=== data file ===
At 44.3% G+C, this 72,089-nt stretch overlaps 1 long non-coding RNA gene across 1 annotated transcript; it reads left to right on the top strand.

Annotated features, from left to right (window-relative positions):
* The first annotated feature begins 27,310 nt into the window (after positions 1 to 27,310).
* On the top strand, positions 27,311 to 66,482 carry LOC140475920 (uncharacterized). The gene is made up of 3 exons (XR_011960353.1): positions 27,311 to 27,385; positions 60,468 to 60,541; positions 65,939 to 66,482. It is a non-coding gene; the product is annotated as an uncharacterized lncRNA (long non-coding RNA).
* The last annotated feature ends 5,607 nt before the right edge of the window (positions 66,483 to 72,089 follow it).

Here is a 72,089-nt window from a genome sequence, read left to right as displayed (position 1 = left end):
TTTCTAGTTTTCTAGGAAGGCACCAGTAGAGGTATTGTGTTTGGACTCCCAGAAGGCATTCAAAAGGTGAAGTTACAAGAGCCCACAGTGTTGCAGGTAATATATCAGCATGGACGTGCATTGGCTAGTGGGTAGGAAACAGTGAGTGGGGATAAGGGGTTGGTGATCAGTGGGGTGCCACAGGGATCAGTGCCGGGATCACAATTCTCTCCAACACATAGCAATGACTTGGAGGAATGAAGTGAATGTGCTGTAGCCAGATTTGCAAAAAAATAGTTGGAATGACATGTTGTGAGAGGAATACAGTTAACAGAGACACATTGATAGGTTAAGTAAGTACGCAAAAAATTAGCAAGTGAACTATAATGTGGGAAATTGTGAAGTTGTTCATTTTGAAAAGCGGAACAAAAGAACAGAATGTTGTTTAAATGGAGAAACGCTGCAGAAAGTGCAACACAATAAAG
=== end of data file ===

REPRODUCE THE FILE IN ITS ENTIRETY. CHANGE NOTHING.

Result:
At 44.3% G+C, this 72,089-nt stretch overlaps 1 long non-coding RNA gene across 1 annotated transcript; it reads left to right on the top strand.

Annotated features, from left to right (window-relative positions):
* The first annotated feature begins 27,310 nt into the window (after positions 1 to 27,310).
* On the top strand, positions 27,311 to 66,482 carry LOC140475920 (uncharacterized). The gene is made up of 3 exons (XR_011960353.1): positions 27,311 to 27,385; positions 60,468 to 60,541; positions 65,939 to 66,482. It is a non-coding gene; the product is annotated as an uncharacterized lncRNA (long non-coding RNA).
* The last annotated feature ends 5,607 nt before the right edge of the window (positions 66,483 to 72,089 follow it).

Here is a 72,089-nt window from a genome sequence, read left to right as displayed (position 1 = left end):
TTTCTAGTTTTCTAGGAAGGCACCAGTAGAGGTATTGTGTTTGGACTCCCAGAAGGCATTCAAAAGGTGAAGTTACAAGAGCCCACAGTGTTGCAGGTAATATATCAGCATGGACGTGCATTGGCTAGTGGGTAGGAAACAGTGAGTGGGGATAAGGGGTTGGTGATCAGTGGGGTGCCACAGGGATCAGTGCCGGGATCACAATTCTCTCCAACACATAGCAATGACTTGGAGGAATGAAGTGAATGTGCTGTAGCCAGATTTGCAAAAAAATAGTTGGAATGACATGTTGTGAGAGGAATACAGTTAACAGAGACACATTGATAGGTTAAGTAAGTACGCAAAAAATTAGCAAGTGAACTATAATGTGGGAAATTGTGAAGTTGTTCATTTTGAAAAGCGGAACAAAAGAACAGAATGTTGTTTAAATGGAGAAACGCTGCAGAAAGTGCAACACAATAAAG